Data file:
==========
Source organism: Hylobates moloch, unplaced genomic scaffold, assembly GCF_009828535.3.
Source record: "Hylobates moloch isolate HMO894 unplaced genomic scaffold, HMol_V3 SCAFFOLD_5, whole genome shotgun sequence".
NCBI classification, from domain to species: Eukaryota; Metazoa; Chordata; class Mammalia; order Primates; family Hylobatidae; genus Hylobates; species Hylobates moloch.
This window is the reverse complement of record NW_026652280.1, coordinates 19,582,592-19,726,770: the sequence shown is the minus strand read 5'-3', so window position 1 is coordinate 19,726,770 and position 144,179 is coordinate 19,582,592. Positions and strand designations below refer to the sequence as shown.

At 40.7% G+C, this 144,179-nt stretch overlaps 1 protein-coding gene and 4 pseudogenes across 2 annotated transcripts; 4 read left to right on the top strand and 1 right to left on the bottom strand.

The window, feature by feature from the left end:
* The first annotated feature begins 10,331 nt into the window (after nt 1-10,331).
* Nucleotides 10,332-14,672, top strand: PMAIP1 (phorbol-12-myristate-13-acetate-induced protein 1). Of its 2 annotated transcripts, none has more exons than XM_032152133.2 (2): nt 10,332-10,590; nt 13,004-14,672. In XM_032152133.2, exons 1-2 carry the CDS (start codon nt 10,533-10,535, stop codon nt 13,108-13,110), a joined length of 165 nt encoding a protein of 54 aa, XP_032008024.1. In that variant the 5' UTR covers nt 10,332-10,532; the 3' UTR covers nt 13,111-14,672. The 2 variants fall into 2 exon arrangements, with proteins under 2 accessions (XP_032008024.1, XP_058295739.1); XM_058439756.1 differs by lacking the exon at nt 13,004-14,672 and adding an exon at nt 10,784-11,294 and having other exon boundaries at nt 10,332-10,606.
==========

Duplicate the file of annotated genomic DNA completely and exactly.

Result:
Source organism: Hylobates moloch, unplaced genomic scaffold, assembly GCF_009828535.3.
Source record: "Hylobates moloch isolate HMO894 unplaced genomic scaffold, HMol_V3 SCAFFOLD_5, whole genome shotgun sequence".
NCBI classification, from domain to species: Eukaryota; Metazoa; Chordata; class Mammalia; order Primates; family Hylobatidae; genus Hylobates; species Hylobates moloch.
This window is the reverse complement of record NW_026652280.1, coordinates 19,582,592-19,726,770: the sequence shown is the minus strand read 5'-3', so window position 1 is coordinate 19,726,770 and position 144,179 is coordinate 19,582,592. Positions and strand designations below refer to the sequence as shown.

At 40.7% G+C, this 144,179-nt stretch overlaps 1 protein-coding gene and 4 pseudogenes across 2 annotated transcripts; 4 read left to right on the top strand and 1 right to left on the bottom strand.

The window, feature by feature from the left end:
* The first annotated feature begins 10,331 nt into the window (after nt 1-10,331).
* Nucleotides 10,332-14,672, top strand: PMAIP1 (phorbol-12-myristate-13-acetate-induced protein 1). Of its 2 annotated transcripts, none has more exons than XM_032152133.2 (2): nt 10,332-10,590; nt 13,004-14,672. In XM_032152133.2, exons 1-2 carry the CDS (start codon nt 10,533-10,535, stop codon nt 13,108-13,110), a joined length of 165 nt encoding a protein of 54 aa, XP_032008024.1. In that variant the 5' UTR covers nt 10,332-10,532; the 3' UTR covers nt 13,111-14,672. The 2 variants fall into 2 exon arrangements, with proteins under 2 accessions (XP_032008024.1, XP_058295739.1); XM_058439756.1 differs by lacking the exon at nt 13,004-14,672 and adding an exon at nt 10,784-11,294 and having other exon boundaries at nt 10,332-10,606.